2-Deoxy-d-glucose (2-DG) is being developed as a potential anticonvulsant and disease-modifying agent for patients with epilepsy; however, during preclinical development, cardiac toxicity has been encountered in animal models. This study was performed to determine whether cardiac troponin (cTnI and cTnT), atrial natriuretic peptide (ANP), brain natriuretic peptide (BNP), N-terminal pro-brain natriuretic peptide (NT-proBNP), and/or creatine kinase (CK) could be useful as indicators of 2-DG cardiac toxicity.
In addition, this study also investigated the association of cardiac histopathological changes with these biomarkers. F344 rats (4/sex/group/sacrifice point) were gavaged with either vehicle or 2-DG (50, 125, or 375 mg/kg twice daily; total daily dose of 100, 250, or 750 mg/kg/d) for 7, 14, 21, or 45 days followed by a 15-day recovery. Dose-dependent increases in NT-proBNP and BNP plasma concentrations were observed.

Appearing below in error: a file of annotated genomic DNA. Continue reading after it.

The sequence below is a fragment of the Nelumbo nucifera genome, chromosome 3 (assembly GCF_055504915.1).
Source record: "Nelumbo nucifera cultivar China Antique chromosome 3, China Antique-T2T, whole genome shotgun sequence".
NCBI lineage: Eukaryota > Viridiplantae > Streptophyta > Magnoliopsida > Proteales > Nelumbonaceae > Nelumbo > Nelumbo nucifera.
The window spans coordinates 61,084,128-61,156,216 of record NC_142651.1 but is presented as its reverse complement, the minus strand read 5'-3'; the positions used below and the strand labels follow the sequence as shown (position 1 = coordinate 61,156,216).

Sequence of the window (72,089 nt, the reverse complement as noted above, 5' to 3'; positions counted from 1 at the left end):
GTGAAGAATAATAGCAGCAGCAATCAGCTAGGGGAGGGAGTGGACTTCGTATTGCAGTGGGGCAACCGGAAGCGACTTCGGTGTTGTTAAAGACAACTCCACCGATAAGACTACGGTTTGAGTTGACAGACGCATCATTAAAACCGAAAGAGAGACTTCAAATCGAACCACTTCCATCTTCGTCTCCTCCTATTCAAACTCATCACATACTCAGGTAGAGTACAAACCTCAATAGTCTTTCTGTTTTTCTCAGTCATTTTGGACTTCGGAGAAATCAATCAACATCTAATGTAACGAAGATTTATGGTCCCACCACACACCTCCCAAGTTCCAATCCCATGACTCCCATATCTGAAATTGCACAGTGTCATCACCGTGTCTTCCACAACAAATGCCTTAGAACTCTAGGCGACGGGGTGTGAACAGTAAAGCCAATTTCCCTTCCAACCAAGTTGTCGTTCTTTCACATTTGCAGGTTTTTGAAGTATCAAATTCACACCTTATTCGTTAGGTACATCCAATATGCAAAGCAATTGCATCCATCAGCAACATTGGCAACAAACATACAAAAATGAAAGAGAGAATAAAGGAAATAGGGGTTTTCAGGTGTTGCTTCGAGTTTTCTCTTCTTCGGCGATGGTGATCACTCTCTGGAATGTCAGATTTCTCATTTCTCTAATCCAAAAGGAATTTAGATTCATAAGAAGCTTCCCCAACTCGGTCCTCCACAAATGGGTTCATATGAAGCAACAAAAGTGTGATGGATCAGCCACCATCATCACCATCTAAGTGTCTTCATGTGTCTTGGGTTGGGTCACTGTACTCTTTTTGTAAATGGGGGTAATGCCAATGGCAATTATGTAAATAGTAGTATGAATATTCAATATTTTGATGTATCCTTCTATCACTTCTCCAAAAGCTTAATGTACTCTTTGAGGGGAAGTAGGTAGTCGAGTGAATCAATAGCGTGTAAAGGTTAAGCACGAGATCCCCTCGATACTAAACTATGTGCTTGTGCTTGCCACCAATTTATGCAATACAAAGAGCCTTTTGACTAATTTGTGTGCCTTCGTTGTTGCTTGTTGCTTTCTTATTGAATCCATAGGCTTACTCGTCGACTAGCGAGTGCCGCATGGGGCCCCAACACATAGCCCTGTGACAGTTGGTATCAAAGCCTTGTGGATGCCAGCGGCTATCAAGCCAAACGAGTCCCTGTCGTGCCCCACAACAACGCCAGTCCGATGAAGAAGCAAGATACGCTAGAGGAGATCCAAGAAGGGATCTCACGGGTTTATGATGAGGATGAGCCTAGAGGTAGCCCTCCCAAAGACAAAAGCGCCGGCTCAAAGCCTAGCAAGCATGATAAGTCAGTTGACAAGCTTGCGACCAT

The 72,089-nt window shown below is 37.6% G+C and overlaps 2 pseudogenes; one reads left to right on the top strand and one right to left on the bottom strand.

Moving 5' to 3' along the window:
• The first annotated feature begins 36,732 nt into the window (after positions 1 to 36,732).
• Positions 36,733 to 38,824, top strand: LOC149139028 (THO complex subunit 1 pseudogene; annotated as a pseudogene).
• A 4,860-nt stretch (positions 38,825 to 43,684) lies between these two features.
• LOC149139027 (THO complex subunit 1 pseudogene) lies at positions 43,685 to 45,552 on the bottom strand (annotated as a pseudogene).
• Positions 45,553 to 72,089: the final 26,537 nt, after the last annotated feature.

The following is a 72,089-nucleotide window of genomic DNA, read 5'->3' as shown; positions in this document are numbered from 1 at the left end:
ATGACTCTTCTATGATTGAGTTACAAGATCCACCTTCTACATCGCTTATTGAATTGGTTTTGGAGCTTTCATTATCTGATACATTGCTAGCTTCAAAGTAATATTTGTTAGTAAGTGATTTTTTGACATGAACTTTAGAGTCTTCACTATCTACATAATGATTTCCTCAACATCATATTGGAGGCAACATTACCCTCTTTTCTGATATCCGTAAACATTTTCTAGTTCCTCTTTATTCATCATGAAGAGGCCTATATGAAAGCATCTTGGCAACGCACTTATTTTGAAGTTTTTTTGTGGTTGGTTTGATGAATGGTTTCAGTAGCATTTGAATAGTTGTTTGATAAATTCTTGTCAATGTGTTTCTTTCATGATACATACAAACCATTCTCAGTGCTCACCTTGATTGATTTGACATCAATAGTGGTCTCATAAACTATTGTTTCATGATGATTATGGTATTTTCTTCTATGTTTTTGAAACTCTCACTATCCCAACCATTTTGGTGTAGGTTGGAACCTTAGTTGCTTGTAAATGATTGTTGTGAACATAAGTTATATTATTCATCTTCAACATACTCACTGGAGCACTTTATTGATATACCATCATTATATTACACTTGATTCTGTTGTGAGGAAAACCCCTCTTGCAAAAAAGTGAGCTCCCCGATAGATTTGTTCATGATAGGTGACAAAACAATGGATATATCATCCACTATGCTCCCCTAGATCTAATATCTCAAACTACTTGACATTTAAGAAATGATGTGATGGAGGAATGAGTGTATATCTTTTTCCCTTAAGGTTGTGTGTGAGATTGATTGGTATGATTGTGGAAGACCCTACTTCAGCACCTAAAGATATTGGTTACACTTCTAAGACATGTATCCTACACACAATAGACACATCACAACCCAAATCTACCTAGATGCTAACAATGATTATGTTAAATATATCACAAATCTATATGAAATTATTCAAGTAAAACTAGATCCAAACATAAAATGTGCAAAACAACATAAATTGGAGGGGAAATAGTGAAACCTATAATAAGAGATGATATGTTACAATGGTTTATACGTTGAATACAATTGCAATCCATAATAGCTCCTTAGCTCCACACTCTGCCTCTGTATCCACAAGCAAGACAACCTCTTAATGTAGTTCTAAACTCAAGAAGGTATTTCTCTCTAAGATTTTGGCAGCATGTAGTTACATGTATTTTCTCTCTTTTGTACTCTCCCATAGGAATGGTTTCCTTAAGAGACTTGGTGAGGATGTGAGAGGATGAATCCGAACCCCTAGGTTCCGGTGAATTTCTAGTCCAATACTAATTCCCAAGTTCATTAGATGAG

Following recovery period, the NT-proBNP and BNP concentrations returned to baseline levels. There were no remarkable increases in CK, ANP, cTnI, or cTnT concentrations. There were no gross cardiac lesions observed at the necropsy. Microscopic findings of vacuolar degeneration and hypertrophy of the endothelial cells of the endocardium were present in the heart at doses of 250 and 750 mg/kg/d. Microscopic findings, in general, were associated with increases in NT-proBNP levels. Cardiac toxicity appeared to be reversible. In conclusion, NT-proBNP and BNP are potential early biomarkers for 2-DG-induced cardiac toxicity that can be useful to monitor 2-DG therapy in clinical trials.
Download entire paper from the International Journal of Toxicology here.